Under the new GAAP revenue recognition standard, we are required to recognize revenue when control of the product changes from us to a customer or distributor. We focus our sales and marketing efforts on creating demand for our products in the end markets we serve and not on moving inventory into our distribution network. Therefore, the elements of our internal performance and executive and employee compensation metrics that are based on sales and operating results are measured using the value of the end-market demand for our products. We use end-market demand for these purposes because we do not believe that the underlying value of our business benefits from increases in the value of inventory that is held in the supply chain. As many of our products are designed into customer applications with relatively long lives, such value is only realized when the end-market demand is created and the supply chain sells the inventory to the end customer. We believe the use of end-market demand is also important to investors and users of our financial statements as it reflects the final outcome of our sales activities whereas our GAAP net sales are based on estimates made earlier in (or before the end of) the process of creating and fulfilling demand is complete. We also manage our manufacturing and supply chain operations, including our distributor relationships, towards the goal of having our products available at the time and location the end customer desires. Management uses end-market demand to manage and assess the profitability of our business and when developing and monitoring our budgets and spending. Many of our investors have requested that we disclose end-market demand metric because they believe it is useful in understanding our performance as it provides better information regarding end-market demand for our products. Therefore, we believe that it is useful to investors for us to disclose end-market demand. Our determination of end-market demand metric might not be the same as similarly titled measures used by other companies.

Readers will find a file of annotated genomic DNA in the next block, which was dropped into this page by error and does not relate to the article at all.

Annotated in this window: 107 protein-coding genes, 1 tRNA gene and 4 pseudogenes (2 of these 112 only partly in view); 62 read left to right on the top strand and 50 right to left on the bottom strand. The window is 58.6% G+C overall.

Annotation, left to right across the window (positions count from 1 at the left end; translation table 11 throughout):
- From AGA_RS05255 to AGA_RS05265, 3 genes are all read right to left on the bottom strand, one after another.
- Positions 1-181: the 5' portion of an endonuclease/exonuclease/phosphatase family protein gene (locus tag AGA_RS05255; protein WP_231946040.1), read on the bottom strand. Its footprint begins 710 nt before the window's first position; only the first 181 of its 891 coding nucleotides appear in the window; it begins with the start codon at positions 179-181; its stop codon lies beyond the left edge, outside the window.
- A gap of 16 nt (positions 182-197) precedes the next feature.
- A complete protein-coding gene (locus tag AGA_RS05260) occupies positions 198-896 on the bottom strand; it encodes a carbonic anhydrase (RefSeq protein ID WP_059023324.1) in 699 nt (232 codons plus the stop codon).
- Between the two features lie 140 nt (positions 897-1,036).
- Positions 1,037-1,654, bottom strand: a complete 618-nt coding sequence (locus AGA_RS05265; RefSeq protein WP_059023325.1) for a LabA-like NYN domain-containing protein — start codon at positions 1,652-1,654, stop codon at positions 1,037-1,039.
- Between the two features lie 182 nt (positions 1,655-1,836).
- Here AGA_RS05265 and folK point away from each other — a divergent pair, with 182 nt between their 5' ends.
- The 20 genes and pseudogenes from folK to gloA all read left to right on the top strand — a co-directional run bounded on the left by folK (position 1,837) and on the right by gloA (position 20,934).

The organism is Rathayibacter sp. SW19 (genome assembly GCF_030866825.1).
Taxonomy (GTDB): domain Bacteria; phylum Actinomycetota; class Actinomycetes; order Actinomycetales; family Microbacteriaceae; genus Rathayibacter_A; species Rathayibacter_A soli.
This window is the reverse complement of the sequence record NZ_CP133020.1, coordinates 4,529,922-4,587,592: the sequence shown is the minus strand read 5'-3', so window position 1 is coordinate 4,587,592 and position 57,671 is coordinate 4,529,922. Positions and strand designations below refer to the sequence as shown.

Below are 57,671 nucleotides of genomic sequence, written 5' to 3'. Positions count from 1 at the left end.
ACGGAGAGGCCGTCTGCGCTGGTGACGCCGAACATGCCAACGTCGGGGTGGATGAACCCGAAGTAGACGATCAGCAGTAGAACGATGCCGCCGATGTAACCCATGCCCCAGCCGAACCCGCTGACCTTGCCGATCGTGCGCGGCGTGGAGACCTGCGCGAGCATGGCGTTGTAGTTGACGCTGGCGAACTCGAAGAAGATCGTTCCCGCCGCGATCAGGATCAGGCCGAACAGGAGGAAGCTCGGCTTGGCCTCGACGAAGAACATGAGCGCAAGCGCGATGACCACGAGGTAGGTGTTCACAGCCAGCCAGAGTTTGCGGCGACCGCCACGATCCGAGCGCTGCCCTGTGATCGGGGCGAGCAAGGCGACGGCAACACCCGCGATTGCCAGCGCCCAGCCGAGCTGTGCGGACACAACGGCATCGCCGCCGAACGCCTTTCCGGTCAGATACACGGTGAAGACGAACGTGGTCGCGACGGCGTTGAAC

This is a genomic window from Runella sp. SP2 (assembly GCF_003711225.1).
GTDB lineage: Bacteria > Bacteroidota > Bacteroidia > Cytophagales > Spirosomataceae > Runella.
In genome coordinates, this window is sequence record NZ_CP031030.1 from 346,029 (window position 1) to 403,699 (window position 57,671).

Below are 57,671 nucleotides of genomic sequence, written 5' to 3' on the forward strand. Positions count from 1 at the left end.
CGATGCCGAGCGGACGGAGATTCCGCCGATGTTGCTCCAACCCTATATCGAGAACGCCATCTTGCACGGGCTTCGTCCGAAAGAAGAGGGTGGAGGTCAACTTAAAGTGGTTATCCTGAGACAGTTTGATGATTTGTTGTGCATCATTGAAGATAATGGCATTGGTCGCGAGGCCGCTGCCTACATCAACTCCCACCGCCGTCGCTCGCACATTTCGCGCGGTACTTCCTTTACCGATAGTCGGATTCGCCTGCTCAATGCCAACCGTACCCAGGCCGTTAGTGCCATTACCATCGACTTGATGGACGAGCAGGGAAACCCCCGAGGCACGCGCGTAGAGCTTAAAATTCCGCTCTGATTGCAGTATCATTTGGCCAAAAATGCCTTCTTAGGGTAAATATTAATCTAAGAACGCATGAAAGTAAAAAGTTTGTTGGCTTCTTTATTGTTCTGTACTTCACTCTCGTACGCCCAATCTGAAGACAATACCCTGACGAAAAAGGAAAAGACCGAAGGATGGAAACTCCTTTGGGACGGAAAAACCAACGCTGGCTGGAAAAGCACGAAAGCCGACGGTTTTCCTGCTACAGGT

Use of Non-GAAP Financial Measures: Our non-GAAP adjustments, where applicable, include the effect of share-based compensation, COVID-19 shelter-in-place restrictions on manufacturing activities, expenses related to our acquisition activities (including intangible asset amortization, inventory valuation costs, excess capacity charges to normalize acquired inventory levels, severance and other restructuring costs, and legal and other general and administrative expenses associated with acquisitions including legal fees and expenses for litigation and investigations related to our Microsemi acquisition), professional services associated with certain legal matters, IT security remediation costs, non-cash interest expense on our convertible debentures, losses on the settlement of debt, and gains and losses on available-for-sale investments. For fiscal 2020 and 2019, our non-GAAP income tax expense is presented based on projected cash taxes for the fiscal year, excluding transition tax payments under the Tax Cuts and Jobs Act.
We are required to estimate the cost of certain forms of share-based compensation, including employee stock options, restricted stock units and our employee stock purchase plan, and to record a commensurate expense in our income statement. Share-based compensation expense is a non-cash expense that varies in amount from period to period and is affected by the price of our stock at the date of grant. The price of our stock is affected by market forces that are difficult to predict and are not within the control of management. Our other non-GAAP adjustments are either non-cash expenses, unusual or infrequent items or other expenses related to transactions. Management excludes all of these items from its internal operating forecasts and models.